This stock had the potential to do well but concerns on receivables and negative free cash flows is the reason why it has grossly under performed the benchmark indices. Inox Wind has underperformed the Sensex by 54% as the stock has declined 37% in the last one year. The S&P BSE Sensex rose 17% in the same time period. The stock has declined 20% year to date and underperformed the Sensex by 40% in the same time period. Why has the stock declined when the Government has focused on promotion and implementation of Renewable Energy.
What does the Company do?
Inox Wind is a fully integrated player in the wind energy market with state-of-the-art manufacturing plants at Una (Himachal Pradesh) for Hubs and Nacelles and Rohika, near Ahmedabad (Gujarat) for Blades and Tubular Towers. Inox Wind manufactures the key components of the Wind Turbine Generator (WTG) to ensure high quality based on the most advanced technology, reliability of performance, and cost competitiveness. Inox WTGs are designed for low wind speed sites such as those in India.
This Company came out with an initial public offer in the month of March 2015 and got listed on the bourses with a 32% gain on the first day of trading. The stock reached all time high levels of Rs.495 in the month of April 2015 but since then it has been trending down to all time low levels.
Decline in Yearly and Quarterly Revenue and Profitability
The revenue and net profit growth for the Company since FY 2012-13 till FY 2016-17 was reported at a CAGR of 34% and 21% respectively but revenues declined in the FY 2016-17. The consolidated revenue for the fourth quarter of FY 2016-7 came in at Rs. 10190 million, registering a 44.6% yoy decline. EBITDA for the quarter fell by 26.5% yoy to Rs. 2300 million. The PAT for the quarter came in at Rs. 1280 million, yoy decline of 36.6%. This was due to 62.2% yoy jump in finance cost. Looking at full year numbers, the revenue for FY17 declined by 23.3% yoy to Rs. 34150 million and EBITDA for the period fell 21.5% yoy to Rs. 5600 million. Also, company’s net profit plunged by 34.2% yoy to Rs. 3030 million.
Negative Cashflows and Rising Debt
The cashflows from operations have been consistently negative despite rise in revenues and net profit by double digit CAGR since the last 4 years. The operating cashflow has been negative due to the fact that the positive cashflow from profit before tax is not able to cover the rising amount of trade receivables. Also the amount of debt has been consistently rising for the Company even though the net debt to equity ratio remains comfortable at 0.35.
Non Payment for Services Rendered
Recently the Company was in news due to a supplier filing non payment for the services rendered. A vendor named Jeena & Co moved a petition citing non-payment for services provided to Inox Wind for clearance of import shipments worth Rs.5.7 million. The case was resolved after Inox Wind paid the necessary dues to the Company.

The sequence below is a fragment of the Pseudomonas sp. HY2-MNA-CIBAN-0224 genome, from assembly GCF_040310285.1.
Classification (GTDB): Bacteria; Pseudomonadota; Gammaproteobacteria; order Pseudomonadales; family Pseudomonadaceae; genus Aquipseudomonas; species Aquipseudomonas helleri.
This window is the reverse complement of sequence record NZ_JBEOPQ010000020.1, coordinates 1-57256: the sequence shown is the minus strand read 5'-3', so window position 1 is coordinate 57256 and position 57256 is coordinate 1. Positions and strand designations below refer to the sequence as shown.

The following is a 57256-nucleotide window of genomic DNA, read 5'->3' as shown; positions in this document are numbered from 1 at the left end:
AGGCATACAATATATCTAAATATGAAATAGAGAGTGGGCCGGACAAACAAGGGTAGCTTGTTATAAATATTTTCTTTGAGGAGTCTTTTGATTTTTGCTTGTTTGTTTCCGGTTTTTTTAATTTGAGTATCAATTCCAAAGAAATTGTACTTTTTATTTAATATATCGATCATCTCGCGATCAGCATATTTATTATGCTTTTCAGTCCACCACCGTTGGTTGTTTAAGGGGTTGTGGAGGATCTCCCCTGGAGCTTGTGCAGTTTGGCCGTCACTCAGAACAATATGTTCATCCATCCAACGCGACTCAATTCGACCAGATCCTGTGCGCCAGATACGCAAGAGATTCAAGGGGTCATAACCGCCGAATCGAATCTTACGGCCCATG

Policy Concerns for Wind Energy
There are other concerns for the Company as well. The wind energy sector which enjoyed ‘feed-in tariff ’, a policy mechanism used to encourage investment in renewable energy by tying pricing to costs of production, is now faced with auction based tariff where it is faced with competition from solar energy which has seen tariff nose dive. Under this situation Inox Winds’ conventional order book loses its relevance because a lot of those contracts will either get renegotiated or will become academic for all practical purposes and the order book will be built as they go along through the auctioning system.
Tariff Comparison for Solar and Wind Energy
A sharp drop in solar tariff to Rs 2.97 per unit and wind power tariff drop to a record low of Rs 3.46 per unit was reported in an auction of 1,000 MW capacity conducted by Solar Energy Corporation of India (SECI).
Competition from solar power is surging for Wind energy. Solar power is seeing significant reduction in cost of production as the major benefit is accruing due to a sharp reduction in raw material costs, primarily of silicon, which are used to manufacture solar panels.
Two months back, Inox Wind sold off its portfolio of 260 MW of operational wind power projects and decided to exit the wind farming business. The move was meant to help the parent company pare its debt. Inox Wind kept the wind turbine manufacturing business for itself.
Due to the changing industry dynamics, the earnings visibility has been reduced and on top of that working capital management continues to remain a challenge for Inox Wind with rising amount of trade receivables. Headwinds would continue to remain for this stock in the near future.